It is well known in the scientific community that climate change will impact humans in several ways depending on their location. However, the myriad of complex decision patterns for human reaction to climate change and the variability of regional impact often limits scientific analysis to qualitative analysis of the consequences of climate change. In response to this trend of study, Samson et al. (2011) studied the relationship between global distributions of human population density and climate to predict future regional climate vulnerabilities. Niche models were used to create this global index of the projected impacts of climate change on human populations by assessing how environmental niches would likely change or move based on shifts in climate. Human population density data were obtained from the Gridded Population of the World and then adjusted to United Nations national population size records, while climate forecast was taken from the WorldClim database. From these data, researchers identified Central America, Central South America, the Arabian Peninsula, Southeast Asia, and much of Africa as the regions whose populations are most vulnerable to the effects of climate change. Notably, these regions are far away from the high-latitude areas where it is estimated that climate change will be the greatest. The research also employed geographically weighted regression models to conceptualize the spatial element of the relationship between climate and humans. – Adriane Holter
Samson, J., Berteaux, D., McGill, B. J., Humphries, M. M., 2011. Geographic Disparities and moral hazards in the predicted impacts of climate change on human populations. Global Ecology and Biogeography published ahead of print February 17, 2011,doi: 10.1111/j.1466-8238.2010.00632.x
The ecological niche model used in this projection was contrasted with CO2 emissions data to quantitatively discern the concept of a moral hazard in climate change. This moral hazard reflects the relationship of the cause for and the predicted consequences of climate change. Interestingly, researchers found that the human populations that created the largest amount of greenhouse gases on a per capita basis were the least likely to experience the most severe effects of climate change. Researchers also found that the factors that cause regional climate change are correlated with the projected impact of climate change on human populations. Thus, a moral hazard exists on the level that those populations that produce the most green-house gas transmit the harmful byproduct onto other populations.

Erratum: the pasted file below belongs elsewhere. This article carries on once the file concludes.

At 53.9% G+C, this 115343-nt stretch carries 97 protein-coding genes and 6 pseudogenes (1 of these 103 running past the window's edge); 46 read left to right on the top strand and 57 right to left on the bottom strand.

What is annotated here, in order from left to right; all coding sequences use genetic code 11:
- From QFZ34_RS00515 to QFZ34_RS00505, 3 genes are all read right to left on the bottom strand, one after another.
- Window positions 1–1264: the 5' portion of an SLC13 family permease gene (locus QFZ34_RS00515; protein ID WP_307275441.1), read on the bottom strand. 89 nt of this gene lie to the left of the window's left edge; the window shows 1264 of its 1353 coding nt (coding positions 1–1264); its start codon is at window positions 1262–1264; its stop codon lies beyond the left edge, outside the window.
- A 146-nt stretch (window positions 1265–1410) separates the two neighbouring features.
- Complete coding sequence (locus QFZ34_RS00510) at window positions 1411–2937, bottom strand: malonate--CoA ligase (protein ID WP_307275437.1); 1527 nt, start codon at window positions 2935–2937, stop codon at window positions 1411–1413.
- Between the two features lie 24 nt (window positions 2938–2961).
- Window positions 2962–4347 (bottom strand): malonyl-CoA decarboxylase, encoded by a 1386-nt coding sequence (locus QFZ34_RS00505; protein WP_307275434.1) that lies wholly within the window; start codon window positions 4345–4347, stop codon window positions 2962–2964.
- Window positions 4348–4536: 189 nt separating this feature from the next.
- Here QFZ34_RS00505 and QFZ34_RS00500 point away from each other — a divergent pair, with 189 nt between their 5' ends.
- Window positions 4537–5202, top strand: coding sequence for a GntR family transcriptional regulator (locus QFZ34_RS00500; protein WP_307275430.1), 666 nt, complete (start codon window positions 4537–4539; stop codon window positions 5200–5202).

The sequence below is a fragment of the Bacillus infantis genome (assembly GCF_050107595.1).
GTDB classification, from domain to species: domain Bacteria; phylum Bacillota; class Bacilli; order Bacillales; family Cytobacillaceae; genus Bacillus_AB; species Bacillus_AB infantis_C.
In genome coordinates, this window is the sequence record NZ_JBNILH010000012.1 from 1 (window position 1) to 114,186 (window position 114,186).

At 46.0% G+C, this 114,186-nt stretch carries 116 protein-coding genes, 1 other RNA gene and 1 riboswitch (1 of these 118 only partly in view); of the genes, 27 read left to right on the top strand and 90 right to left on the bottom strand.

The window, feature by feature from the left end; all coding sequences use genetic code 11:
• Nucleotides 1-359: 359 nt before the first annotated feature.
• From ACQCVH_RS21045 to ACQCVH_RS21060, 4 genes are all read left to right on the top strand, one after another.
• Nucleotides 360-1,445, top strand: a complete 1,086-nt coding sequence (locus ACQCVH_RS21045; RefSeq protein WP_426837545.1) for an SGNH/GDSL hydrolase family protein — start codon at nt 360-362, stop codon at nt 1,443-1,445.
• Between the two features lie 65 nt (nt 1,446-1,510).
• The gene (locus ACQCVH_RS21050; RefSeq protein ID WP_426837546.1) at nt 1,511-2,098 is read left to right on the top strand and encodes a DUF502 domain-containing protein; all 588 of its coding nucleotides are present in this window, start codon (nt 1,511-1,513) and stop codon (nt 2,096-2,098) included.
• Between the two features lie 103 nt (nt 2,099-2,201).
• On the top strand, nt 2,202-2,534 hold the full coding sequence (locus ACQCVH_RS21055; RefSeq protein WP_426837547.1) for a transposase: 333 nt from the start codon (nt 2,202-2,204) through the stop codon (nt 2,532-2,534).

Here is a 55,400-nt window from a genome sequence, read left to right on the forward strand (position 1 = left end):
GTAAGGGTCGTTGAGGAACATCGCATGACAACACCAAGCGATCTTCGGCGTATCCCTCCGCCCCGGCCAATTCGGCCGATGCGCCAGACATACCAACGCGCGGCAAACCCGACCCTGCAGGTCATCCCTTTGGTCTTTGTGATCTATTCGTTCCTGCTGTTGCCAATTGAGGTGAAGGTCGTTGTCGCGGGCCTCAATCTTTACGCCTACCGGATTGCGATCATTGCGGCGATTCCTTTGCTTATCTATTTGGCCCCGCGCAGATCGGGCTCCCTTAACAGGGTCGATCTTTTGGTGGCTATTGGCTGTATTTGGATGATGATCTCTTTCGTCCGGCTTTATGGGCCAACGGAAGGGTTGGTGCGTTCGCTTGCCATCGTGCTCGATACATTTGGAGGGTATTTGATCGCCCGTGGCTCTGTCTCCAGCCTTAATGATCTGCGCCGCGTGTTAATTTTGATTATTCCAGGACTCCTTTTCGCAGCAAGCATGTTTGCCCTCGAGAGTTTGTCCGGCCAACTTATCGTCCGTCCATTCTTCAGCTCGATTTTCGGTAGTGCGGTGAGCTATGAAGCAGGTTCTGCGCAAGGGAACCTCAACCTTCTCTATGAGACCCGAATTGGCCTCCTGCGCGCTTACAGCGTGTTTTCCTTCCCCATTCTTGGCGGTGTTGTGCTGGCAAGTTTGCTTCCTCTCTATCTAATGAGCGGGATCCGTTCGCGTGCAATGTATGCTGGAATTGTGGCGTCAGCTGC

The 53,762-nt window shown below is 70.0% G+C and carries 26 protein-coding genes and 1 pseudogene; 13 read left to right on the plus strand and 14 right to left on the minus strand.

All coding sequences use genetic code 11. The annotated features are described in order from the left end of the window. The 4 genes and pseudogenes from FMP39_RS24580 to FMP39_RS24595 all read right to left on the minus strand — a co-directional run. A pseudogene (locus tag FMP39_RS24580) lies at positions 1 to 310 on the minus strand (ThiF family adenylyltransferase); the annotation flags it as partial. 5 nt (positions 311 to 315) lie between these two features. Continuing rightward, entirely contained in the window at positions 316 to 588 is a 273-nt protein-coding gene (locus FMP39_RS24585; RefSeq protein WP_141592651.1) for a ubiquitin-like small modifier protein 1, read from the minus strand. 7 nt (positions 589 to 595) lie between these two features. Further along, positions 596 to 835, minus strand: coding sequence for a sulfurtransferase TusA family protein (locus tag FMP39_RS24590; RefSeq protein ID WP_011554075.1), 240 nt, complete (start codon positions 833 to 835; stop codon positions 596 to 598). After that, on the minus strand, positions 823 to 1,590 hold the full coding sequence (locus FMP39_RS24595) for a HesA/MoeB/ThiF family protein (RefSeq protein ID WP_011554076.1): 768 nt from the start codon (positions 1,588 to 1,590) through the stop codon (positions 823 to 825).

The research supports the intuitive theory that areas of the globe that are already dry will increase in dryness and become increasingly vulnerable. One reason for this vulnerability is the difficulty of food production in agricultural and pastoral societies when dryness decreases the amount of arable land. Conversely, cold areas with low population densities will be able to support larger future populations with the impact of climate change. It is extremely likely that climate change will result in new dispersals of human populations throughout the globe; however, we must also ask if reduced population densities in a given location are due to the inability of humans to live there or because they elect to leave. Regardless, these conclusions support the need for climate policy that responds to the predicted needs of those populations that will be most greatly influenced by climate change.